Most of the published research uses a laboratory design with undergraduates performing tasks that have very little real-world application. However, my colleagues and I recently completed a study simulating the task of responding to emails while listening to voicemail messages.
People engage in this type of behavior all the time, and it seems simple enough. However, our results indicated that performance accuracy on email tasks decreases when you try to do that task and listen to your voicemail messages at the same time. You don’t slow down, but you make more mistakes. Furthermore, when trying to do two tasks at the same time, you experience greater stress from the tasks than if you do them sequentially, and then, not surprisingly you end up in a worse mood afterward.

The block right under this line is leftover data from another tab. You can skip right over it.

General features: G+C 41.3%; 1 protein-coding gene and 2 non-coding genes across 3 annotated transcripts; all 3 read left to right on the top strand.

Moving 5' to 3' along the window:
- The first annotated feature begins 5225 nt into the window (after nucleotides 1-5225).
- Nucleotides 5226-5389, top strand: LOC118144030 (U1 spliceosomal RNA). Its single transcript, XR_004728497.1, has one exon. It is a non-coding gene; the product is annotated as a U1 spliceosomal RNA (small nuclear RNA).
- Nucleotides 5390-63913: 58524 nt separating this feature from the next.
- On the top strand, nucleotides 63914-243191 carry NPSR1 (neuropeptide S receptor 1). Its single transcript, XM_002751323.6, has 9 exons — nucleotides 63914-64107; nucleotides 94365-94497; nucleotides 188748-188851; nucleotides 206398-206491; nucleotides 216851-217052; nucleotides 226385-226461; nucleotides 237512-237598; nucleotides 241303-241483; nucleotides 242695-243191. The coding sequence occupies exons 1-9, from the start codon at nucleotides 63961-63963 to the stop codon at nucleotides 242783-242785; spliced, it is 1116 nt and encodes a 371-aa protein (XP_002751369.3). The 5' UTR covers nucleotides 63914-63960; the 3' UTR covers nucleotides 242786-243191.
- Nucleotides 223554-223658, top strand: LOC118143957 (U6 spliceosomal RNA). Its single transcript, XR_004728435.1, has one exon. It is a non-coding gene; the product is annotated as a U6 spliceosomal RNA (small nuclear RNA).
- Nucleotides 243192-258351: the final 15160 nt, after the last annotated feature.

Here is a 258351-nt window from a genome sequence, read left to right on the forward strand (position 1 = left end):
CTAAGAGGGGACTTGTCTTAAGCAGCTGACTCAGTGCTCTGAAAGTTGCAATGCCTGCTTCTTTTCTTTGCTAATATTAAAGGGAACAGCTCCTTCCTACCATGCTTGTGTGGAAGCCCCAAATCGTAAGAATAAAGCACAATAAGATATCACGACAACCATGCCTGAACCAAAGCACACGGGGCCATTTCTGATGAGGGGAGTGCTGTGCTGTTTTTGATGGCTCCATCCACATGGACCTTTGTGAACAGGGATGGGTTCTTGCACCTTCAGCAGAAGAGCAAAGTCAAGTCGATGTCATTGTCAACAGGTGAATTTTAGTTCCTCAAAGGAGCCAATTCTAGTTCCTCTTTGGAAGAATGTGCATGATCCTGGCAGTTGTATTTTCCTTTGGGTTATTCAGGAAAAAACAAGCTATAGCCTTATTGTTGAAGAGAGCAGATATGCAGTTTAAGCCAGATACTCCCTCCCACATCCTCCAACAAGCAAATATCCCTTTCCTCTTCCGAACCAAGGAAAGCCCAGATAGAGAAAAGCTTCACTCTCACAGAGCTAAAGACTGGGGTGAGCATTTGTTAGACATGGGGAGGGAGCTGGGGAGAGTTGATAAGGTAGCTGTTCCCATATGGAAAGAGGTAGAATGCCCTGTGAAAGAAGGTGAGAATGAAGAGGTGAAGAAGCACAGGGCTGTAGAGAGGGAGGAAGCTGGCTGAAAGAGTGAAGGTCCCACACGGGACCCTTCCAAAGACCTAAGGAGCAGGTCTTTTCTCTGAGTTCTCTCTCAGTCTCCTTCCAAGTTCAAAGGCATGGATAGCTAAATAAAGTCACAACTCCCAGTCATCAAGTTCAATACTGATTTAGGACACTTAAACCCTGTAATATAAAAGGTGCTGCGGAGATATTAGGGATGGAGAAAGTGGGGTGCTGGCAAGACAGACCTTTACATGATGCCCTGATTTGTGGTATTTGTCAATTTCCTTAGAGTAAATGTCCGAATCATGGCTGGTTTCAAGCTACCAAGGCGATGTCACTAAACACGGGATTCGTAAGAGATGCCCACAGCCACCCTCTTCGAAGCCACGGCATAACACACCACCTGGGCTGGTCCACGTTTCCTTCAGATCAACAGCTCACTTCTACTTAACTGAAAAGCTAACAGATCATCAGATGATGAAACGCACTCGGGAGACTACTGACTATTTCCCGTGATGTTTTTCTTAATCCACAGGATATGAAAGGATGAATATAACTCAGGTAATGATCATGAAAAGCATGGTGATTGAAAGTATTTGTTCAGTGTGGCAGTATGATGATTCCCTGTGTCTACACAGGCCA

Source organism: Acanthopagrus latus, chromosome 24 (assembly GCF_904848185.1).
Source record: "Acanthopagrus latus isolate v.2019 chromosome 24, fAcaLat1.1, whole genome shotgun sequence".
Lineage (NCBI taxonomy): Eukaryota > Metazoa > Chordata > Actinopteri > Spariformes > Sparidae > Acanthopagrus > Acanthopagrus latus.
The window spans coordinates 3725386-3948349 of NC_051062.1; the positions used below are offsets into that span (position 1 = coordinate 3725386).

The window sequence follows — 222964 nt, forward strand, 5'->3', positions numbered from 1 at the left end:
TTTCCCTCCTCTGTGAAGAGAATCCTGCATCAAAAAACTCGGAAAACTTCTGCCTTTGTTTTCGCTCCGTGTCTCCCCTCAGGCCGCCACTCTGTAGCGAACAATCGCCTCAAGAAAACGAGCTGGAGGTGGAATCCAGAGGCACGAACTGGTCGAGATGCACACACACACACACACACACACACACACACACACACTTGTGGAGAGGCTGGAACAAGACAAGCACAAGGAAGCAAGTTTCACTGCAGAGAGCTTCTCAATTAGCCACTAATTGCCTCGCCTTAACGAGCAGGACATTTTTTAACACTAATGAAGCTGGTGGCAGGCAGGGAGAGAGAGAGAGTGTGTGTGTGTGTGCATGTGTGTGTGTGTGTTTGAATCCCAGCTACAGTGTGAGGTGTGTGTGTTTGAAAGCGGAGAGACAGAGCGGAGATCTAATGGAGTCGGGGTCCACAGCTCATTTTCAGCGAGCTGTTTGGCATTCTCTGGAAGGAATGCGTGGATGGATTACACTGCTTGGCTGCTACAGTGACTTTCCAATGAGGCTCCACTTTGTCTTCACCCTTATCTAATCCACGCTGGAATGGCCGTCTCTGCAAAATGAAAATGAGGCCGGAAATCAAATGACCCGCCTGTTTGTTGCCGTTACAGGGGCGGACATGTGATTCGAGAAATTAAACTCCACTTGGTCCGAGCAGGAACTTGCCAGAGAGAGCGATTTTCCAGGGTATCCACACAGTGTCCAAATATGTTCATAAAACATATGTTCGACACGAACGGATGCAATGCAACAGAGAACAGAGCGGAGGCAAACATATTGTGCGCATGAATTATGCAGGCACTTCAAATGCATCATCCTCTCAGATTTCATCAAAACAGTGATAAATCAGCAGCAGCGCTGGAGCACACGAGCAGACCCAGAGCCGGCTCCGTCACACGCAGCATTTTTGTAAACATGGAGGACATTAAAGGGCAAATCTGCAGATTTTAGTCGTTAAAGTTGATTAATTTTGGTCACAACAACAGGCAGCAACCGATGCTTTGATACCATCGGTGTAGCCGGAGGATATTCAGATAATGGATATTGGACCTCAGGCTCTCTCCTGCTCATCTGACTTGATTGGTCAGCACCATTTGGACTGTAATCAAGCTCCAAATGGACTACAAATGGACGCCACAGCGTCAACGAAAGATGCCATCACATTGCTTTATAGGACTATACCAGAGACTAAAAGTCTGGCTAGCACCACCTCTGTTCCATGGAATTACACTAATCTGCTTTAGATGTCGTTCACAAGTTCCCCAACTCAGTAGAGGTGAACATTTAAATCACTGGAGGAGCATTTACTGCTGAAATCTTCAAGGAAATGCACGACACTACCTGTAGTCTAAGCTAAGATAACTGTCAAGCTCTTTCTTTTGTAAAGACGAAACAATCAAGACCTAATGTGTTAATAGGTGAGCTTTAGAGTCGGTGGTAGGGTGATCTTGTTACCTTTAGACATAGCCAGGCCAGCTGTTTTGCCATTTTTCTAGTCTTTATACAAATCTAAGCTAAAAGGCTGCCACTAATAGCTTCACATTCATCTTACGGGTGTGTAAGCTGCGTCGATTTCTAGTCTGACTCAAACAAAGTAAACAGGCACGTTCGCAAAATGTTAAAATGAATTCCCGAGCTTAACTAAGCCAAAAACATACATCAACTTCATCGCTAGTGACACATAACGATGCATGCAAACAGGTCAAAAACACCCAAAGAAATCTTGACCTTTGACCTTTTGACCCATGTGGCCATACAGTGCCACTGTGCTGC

The funny thing is that most people don’t even know they aren’t good at multitasking. They may report that they did just fine on a task but their performance says otherwise.
What does all this mean?
On the employee side, if your job requires you to multitask constantly, you might consider whether this has implications for your overall well-being, both mentally and physically. You also might consider whether there are ways to exercise some control over your work environment to minimize the need to multitask.
On the employer side, be cautious about hiring people who claim to enjoy multitasking. They may not be performing at optimal levels, and there may be corresponding costs to their health and well-being over the long term. Furthermore, most managers believe in the multitasking myth, so if you are one of them, you are likely creating an environment that requires or promotes multitasking. This may have unintended negative performance consequences for your employees and your department’s overall performance.